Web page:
He subsequently appeared in films such as Star Trek V: The Final Frontier (1989), Star Trek VI: The Undiscovered Country, Avatar (known as Matrix Hunter in USA), Teenage Mutant Ninja Turtles II: The Secret of the Ooze (1991), Titanic (the second time he has appeared in a film about RMS Titanic) and Scream 2. In 2001, he played Captain James Sawyer in two episodes of A&E's adaptation of C.S. Forester's Hornblower series. He appeared in three episodes of the second season of Twin Peaks (1991). He also continues to play classical roles. In "Chain of Command", a 6th-season episode of Star Trek: The Next Generation, he was a Cardassian interrogator. He based his portrayal on the evil "re-educator" from 1984. His less-spectacular roles included a double-role in the low-budget fantasy Quest of the Delta Knights (1993) which was eventually spoofed on Mystery Science Theater 3000. He also played Admiral Tolwyn in the film version of Wing Commander.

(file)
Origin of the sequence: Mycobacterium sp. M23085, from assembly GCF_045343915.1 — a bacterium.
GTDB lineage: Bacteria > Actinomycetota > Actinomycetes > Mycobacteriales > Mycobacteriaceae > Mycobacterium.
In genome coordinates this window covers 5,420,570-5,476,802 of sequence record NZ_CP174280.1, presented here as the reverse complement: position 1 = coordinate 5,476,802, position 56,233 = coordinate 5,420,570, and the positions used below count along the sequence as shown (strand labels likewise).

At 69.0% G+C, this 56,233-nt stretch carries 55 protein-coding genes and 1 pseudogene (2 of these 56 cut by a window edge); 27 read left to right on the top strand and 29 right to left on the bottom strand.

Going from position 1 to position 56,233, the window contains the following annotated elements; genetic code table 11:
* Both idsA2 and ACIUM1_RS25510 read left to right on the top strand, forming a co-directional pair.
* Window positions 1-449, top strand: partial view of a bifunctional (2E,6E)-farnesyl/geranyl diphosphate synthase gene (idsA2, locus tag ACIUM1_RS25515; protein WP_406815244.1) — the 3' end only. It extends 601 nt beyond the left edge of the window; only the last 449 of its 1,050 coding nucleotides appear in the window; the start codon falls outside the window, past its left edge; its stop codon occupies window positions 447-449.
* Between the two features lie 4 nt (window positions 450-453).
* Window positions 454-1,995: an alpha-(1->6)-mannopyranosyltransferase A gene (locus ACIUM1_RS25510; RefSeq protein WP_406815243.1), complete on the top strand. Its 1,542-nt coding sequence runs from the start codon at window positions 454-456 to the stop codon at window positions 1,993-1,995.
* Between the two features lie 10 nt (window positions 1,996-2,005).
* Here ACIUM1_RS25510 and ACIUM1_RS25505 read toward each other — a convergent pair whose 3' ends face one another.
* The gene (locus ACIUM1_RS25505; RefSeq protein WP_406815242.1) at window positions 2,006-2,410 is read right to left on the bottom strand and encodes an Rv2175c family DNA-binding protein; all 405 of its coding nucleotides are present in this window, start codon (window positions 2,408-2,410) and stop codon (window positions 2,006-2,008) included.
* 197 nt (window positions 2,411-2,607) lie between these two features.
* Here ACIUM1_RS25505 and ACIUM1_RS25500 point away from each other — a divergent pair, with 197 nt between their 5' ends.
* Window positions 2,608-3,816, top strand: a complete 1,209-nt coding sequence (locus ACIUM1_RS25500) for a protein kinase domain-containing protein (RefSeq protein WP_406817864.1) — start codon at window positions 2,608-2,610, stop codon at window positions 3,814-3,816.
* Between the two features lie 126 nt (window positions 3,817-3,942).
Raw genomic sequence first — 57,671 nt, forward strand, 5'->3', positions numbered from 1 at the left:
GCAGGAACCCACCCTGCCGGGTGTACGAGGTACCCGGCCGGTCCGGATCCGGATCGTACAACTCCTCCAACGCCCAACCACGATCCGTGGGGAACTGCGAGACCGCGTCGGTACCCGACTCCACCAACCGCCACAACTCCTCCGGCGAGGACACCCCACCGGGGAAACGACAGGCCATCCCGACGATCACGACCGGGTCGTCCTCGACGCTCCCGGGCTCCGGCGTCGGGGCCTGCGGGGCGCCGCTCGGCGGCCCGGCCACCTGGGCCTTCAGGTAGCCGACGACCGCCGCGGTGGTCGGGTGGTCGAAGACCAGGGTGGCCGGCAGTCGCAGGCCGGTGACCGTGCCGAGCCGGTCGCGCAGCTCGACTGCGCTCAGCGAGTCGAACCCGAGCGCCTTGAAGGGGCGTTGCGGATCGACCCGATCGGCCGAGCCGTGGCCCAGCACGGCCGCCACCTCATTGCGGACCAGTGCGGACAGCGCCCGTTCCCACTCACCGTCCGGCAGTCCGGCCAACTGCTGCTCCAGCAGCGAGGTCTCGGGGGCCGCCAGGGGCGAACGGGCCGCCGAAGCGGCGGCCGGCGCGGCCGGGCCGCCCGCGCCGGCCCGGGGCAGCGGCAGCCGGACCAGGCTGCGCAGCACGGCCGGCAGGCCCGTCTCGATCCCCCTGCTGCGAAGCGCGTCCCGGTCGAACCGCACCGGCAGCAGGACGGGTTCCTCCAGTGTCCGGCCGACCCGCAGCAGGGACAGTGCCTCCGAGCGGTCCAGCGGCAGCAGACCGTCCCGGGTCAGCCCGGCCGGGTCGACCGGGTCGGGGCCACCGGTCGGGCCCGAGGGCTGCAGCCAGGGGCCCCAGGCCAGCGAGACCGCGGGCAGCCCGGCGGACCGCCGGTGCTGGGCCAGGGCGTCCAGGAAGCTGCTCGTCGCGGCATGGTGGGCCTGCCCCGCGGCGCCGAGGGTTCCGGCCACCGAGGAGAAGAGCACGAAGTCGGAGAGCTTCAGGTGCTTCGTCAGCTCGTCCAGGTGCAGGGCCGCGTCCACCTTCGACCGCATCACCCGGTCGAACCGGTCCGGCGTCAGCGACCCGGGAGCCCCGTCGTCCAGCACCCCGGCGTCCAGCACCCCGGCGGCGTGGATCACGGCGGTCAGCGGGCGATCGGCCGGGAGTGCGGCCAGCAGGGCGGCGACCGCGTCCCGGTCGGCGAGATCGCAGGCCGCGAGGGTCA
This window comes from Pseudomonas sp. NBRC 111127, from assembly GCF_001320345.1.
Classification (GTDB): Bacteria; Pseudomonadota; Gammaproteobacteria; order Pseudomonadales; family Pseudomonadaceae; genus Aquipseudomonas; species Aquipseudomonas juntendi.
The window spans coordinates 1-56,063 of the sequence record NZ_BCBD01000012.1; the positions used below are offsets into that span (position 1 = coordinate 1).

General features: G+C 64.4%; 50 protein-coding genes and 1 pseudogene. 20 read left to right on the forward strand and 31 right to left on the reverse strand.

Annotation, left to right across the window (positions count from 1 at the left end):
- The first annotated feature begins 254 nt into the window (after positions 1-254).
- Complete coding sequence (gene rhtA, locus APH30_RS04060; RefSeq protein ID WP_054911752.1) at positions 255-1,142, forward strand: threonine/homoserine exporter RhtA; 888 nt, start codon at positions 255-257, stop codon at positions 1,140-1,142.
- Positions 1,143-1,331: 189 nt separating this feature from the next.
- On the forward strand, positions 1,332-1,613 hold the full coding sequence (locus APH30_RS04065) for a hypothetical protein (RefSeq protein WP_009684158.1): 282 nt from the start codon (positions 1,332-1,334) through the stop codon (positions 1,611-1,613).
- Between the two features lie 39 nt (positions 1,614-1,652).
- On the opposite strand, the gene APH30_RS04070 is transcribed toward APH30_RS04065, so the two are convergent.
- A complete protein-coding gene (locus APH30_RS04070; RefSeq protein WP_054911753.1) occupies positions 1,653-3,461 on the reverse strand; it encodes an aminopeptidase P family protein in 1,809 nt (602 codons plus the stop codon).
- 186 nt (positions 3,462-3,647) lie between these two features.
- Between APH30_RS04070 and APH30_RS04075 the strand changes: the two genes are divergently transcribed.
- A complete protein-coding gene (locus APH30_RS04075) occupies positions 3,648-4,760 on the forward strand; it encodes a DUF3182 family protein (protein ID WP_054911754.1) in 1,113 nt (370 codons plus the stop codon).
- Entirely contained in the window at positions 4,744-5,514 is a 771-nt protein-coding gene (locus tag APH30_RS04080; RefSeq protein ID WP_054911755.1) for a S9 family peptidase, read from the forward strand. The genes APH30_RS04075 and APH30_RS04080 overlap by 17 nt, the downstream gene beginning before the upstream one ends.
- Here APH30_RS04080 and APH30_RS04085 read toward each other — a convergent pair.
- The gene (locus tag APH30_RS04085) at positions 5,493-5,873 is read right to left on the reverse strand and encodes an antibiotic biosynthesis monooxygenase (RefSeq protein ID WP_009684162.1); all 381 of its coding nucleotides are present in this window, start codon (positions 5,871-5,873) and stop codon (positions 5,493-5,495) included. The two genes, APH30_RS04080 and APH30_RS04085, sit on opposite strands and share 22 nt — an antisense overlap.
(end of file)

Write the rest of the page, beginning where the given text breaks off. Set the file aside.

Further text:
Warner's sympathetic side had been evident in Sam Peckinpah's Cross of Iron (1977), where he portrayed Captain Kiesel. Other "nice guy" roles include the charismatic "Aldous Gajic" in "Grail", a first season (1994) episode of Babylon 5 and "Chancellor Gorkon" in Star Trek VI: The Undiscovered Country (1991). In an episode of Lois & Clark: The New Adventures of Superman, he played Superman's deceased Kryptonian father Jor-El, who appeared to his son through holographic recordings. Warner has also played "ambiguous nice guys" such as vampire bat exterminator Philip Payne in 1979's Nightwing; and Dr. Richard Madden in 1994's Necronomicon: Book of the Dead. In Seven Servants by Daryush Shokof, he co-starred with Anthony Quinn in 1996.